If we recognize the unchanging, absolute nature of phenomena, we will also recognize their intangibility. Things appear yet are empty; they are empty yet appear. Emptiness is not the absence of phenomena, and phenomena are not the absence of emptiness. Rather, there is a union of appearance and emptiness. Just having a glimpse of understanding that things are not as they appear is already a big step toward seeing the true nature of things. We are like a naïve child who is easily fooled by appearances until we gain this understanding. In our confusion, we treat the phenomenal world as solid and real. We do not see that it is merely an expression of wisdom and the display of emptiness. We reify phenomena and this sets in motion an unending succession of attractions and aversions that lead to craving and desire. This one mistake, solidifying phenomena, gives rise to the endless cycle of samsara.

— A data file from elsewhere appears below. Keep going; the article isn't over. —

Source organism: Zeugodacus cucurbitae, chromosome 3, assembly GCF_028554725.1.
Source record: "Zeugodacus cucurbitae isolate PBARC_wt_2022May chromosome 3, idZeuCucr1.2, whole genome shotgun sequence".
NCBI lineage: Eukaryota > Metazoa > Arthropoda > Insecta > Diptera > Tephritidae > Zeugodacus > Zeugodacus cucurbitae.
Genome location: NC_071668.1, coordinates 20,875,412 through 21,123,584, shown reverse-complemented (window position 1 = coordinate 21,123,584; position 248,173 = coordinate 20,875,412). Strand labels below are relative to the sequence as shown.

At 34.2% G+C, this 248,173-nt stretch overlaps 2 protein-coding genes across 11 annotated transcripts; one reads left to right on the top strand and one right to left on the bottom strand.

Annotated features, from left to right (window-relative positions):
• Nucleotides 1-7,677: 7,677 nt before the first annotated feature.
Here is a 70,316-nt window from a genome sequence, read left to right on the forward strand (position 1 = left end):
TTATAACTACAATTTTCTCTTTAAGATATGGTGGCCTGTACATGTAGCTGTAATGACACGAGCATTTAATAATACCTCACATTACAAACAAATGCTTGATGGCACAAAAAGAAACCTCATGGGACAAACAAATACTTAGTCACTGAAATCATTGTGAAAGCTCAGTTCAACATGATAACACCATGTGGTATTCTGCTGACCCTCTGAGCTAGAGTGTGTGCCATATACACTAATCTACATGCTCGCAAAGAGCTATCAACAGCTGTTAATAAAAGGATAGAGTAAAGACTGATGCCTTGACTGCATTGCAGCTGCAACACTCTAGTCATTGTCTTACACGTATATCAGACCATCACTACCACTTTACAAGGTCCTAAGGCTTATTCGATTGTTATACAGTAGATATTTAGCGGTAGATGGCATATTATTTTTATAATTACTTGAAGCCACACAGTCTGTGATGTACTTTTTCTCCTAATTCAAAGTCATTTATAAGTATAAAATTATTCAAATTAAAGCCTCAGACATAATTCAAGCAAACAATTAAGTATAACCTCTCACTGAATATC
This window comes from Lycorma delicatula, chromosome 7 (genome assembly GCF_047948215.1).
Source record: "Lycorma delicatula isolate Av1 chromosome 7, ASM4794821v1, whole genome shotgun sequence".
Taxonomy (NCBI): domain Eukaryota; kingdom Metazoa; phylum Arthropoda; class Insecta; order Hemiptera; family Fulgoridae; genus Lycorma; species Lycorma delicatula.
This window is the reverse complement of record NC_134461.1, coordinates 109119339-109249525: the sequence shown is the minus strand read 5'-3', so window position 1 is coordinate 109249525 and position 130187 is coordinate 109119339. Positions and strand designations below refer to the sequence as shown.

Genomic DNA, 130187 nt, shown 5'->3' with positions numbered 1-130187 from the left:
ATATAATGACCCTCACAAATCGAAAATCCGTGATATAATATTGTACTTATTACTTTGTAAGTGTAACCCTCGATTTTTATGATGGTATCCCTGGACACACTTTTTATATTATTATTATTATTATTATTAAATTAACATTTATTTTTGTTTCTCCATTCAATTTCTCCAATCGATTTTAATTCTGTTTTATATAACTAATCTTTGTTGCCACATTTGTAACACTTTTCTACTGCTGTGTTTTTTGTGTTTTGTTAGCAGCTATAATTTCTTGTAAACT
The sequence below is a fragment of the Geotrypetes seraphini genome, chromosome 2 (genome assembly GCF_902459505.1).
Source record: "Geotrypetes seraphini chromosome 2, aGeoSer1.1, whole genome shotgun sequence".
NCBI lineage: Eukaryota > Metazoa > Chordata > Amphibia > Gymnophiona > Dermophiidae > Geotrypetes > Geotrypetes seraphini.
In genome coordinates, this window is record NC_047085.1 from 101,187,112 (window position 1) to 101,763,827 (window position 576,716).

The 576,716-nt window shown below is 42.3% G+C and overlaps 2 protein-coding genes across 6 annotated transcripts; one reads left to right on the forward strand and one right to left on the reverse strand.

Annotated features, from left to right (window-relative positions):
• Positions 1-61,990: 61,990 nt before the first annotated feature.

Shechen Rabjam Rinpoche
from the book The Great Medicine That Conquers Clinging to the Notion of Reality: Steps in Meditation on the Enlightened Mind
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